To focus attention on the proportion of women who would most likely be affected by an inaccurate preoperative prediction that at least 500 g per breast will be removed, patients who had ≥ 1,000 g removed were excluded from analysis. We defined small-to-moderate breast reductions as removal of < 1,000 g per breast. Although other authors have used variable definitions of small, moderate, and large breast reductions, it is clear that the likelihood of resecting the 500 g minimum required weight increases with the patient’s body habitus. Sommer et al.19 examined a series of 263 women who underwent reduction mammaplasty and used the sternal notch-to-nipple measurement to help predict the weight of breast tissue from each side that would be removed in the operating room. The authors reported that shorter notch-to-nipple measurements from women with smaller body frames resulted in a lower percentage of patients in whom the specimen weight was at least 500 g per breast. This is consistent with our study results, which demonstrate that a BMI of less than 30 (nonobese) significantly increases the odds of incorrectly predicting an actual resection weight of ≥ 500 g. Consequently, the minimum resection requirement of 500 g per breast imposed by many insurance companies is especially perilous in these women.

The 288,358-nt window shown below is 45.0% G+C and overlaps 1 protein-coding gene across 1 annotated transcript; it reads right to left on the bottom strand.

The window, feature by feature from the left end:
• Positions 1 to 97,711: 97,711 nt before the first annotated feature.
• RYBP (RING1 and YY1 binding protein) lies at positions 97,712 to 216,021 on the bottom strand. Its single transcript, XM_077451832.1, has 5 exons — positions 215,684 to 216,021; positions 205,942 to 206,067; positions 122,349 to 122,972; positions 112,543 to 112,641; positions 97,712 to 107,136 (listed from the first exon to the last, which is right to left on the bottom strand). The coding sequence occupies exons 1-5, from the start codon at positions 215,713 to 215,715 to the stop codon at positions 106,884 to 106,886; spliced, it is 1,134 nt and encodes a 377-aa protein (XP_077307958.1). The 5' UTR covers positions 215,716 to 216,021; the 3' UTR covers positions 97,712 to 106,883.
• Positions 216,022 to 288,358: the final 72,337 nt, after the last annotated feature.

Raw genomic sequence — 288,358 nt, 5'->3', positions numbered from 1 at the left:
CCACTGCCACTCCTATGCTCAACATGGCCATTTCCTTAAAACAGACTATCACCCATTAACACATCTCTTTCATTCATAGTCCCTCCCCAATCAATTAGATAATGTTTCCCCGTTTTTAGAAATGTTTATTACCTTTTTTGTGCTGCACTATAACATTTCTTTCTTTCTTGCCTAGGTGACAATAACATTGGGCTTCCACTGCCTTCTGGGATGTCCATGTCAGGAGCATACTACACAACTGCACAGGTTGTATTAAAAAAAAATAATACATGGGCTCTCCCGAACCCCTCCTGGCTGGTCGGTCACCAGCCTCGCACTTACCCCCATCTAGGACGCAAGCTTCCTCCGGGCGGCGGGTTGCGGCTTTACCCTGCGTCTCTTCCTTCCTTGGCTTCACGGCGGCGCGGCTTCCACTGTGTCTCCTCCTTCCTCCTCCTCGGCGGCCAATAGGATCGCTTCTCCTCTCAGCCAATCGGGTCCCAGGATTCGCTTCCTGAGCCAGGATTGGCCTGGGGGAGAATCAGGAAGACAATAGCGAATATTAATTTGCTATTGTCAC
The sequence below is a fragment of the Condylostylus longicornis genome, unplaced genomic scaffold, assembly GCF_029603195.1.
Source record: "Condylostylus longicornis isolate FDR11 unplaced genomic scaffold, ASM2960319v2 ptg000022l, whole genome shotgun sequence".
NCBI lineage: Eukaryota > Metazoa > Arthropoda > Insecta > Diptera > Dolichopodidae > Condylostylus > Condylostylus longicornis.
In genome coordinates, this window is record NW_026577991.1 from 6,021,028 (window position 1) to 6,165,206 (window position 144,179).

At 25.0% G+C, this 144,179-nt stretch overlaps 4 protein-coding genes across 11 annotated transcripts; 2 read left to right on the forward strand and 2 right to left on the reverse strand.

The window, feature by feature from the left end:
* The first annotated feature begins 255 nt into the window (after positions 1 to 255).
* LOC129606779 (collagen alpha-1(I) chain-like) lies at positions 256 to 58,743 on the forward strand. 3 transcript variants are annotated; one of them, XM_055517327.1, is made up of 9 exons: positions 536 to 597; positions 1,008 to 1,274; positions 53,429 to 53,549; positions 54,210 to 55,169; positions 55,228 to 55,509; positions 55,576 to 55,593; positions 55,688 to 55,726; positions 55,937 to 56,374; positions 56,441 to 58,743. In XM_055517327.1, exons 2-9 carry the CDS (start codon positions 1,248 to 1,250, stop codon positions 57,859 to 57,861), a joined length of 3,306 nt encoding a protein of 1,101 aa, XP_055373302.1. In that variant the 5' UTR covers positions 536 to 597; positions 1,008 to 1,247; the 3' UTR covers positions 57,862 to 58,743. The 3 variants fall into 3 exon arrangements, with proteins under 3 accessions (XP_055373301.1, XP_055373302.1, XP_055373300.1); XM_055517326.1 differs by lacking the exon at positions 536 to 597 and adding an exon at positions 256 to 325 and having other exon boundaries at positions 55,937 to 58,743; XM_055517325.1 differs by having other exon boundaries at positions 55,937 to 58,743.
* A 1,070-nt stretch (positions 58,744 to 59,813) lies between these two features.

A majority of the breast reductions in this study were performed using the inferior pedicle technique; to maximize the power of our analysis, reductions using superior, superomedial, medial, and central techniques were considered together as noninferior pedicle cases. Historically, concerns regarding the vascular supply to the nipple-areola complex with use of noninferior pedicles led many plastic surgeons to avoid these techniques in larger breast reductions.20–23 Although a growing body of evidence now suggests that these pedicle types can be safely used even for large reductions,24–27 we believed that the plastic surgeons in our study remained cautious of overresecting breast tissue when utilizing a noninferior pedicle technique. Moreover, these surgeons may have employed noninferior pedicle techniques only when they expected to perform small-to-moderate breast reductions. Logically, this would imply that noninferior pedicle techniques were more frequently involved in cases where the surgeon preoperatively predicts a resection weight of ≥ 500 g but subsequently resects < 500 g per breast. However, somewhat surprisingly, pedicle technique was not associated with such a discrepancy between predicted and actual breast weight. Possibly, this finding can be attributed to a lack of sufficient power required to elucidate the effect of pedicle technique.